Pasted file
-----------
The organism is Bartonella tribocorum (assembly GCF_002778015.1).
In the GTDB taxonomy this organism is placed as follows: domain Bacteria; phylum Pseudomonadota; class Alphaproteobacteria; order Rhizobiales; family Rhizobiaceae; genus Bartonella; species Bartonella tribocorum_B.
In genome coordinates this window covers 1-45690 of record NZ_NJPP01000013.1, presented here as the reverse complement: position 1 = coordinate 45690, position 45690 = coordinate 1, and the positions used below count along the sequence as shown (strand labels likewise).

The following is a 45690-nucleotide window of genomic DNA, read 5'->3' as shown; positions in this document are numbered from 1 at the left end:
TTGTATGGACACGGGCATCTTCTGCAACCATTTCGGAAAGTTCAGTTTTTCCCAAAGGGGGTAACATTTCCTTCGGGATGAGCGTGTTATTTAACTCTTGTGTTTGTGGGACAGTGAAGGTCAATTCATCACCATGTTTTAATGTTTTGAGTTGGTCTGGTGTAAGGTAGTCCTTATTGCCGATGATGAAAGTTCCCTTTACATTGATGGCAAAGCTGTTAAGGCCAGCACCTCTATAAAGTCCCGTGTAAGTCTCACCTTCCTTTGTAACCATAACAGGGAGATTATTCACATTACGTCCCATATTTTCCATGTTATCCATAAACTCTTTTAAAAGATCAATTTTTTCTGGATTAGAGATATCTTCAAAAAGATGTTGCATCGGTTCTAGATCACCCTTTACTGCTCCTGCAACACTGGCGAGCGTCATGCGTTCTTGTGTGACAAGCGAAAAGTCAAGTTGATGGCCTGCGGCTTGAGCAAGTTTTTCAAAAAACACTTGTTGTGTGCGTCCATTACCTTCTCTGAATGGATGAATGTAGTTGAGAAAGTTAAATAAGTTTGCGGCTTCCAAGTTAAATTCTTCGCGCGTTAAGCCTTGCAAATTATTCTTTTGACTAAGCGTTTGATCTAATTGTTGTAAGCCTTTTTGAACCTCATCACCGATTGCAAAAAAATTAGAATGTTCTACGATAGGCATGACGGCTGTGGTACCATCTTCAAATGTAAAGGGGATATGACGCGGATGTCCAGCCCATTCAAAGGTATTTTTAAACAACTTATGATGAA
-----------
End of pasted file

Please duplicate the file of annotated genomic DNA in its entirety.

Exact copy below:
The organism is Bartonella tribocorum (assembly GCF_002778015.1).
In the GTDB taxonomy this organism is placed as follows: domain Bacteria; phylum Pseudomonadota; class Alphaproteobacteria; order Rhizobiales; family Rhizobiaceae; genus Bartonella; species Bartonella tribocorum_B.
In genome coordinates this window covers 1-45690 of record NZ_NJPP01000013.1, presented here as the reverse complement: position 1 = coordinate 45690, position 45690 = coordinate 1, and the positions used below count along the sequence as shown (strand labels likewise).

The following is a 45690-nucleotide window of genomic DNA, read 5'->3' as shown; positions in this document are numbered from 1 at the left end:
TTGTATGGACACGGGCATCTTCTGCAACCATTTCGGAAAGTTCAGTTTTTCCCAAAGGGGGTAACATTTCCTTCGGGATGAGCGTGTTATTTAACTCTTGTGTTTGTGGGACAGTGAAGGTCAATTCATCACCATGTTTTAATGTTTTGAGTTGGTCTGGTGTAAGGTAGTCCTTATTGCCGATGATGAAAGTTCCCTTTACATTGATGGCAAAGCTGTTAAGGCCAGCACCTCTATAAAGTCCCGTGTAAGTCTCACCTTCCTTTGTAACCATAACAGGGAGATTATTCACATTACGTCCCATATTTTCCATGTTATCCATAAACTCTTTTAAAAGATCAATTTTTTCTGGATTAGAGATATCTTCAAAAAGATGTTGCATCGGTTCTAGATCACCCTTTACTGCTCCTGCAACACTGGCGAGCGTCATGCGTTCTTGTGTGACAAGCGAAAAGTCAAGTTGATGGCCTGCGGCTTGAGCAAGTTTTTCAAAAAACACTTGTTGTGTGCGTCCATTACCTTCTCTGAATGGATGAATGTAGTTGAGAAAGTTAAATAAGTTTGCGGCTTCCAAGTTAAATTCTTCGCGCGTTAAGCCTTGCAAATTATTCTTTTGACTAAGCGTTTGATCTAATTGTTGTAAGCCTTTTTGAACCTCATCACCGATTGCAAAAAAATTAGAATGTTCTACGATAGGCATGACGGCTGTGGTACCATCTTCAAATGTAAAGGGGATATGACGCGGATGTCCAGCCCATTCAAAGGTATTTTTAAACAACTTATGATGAA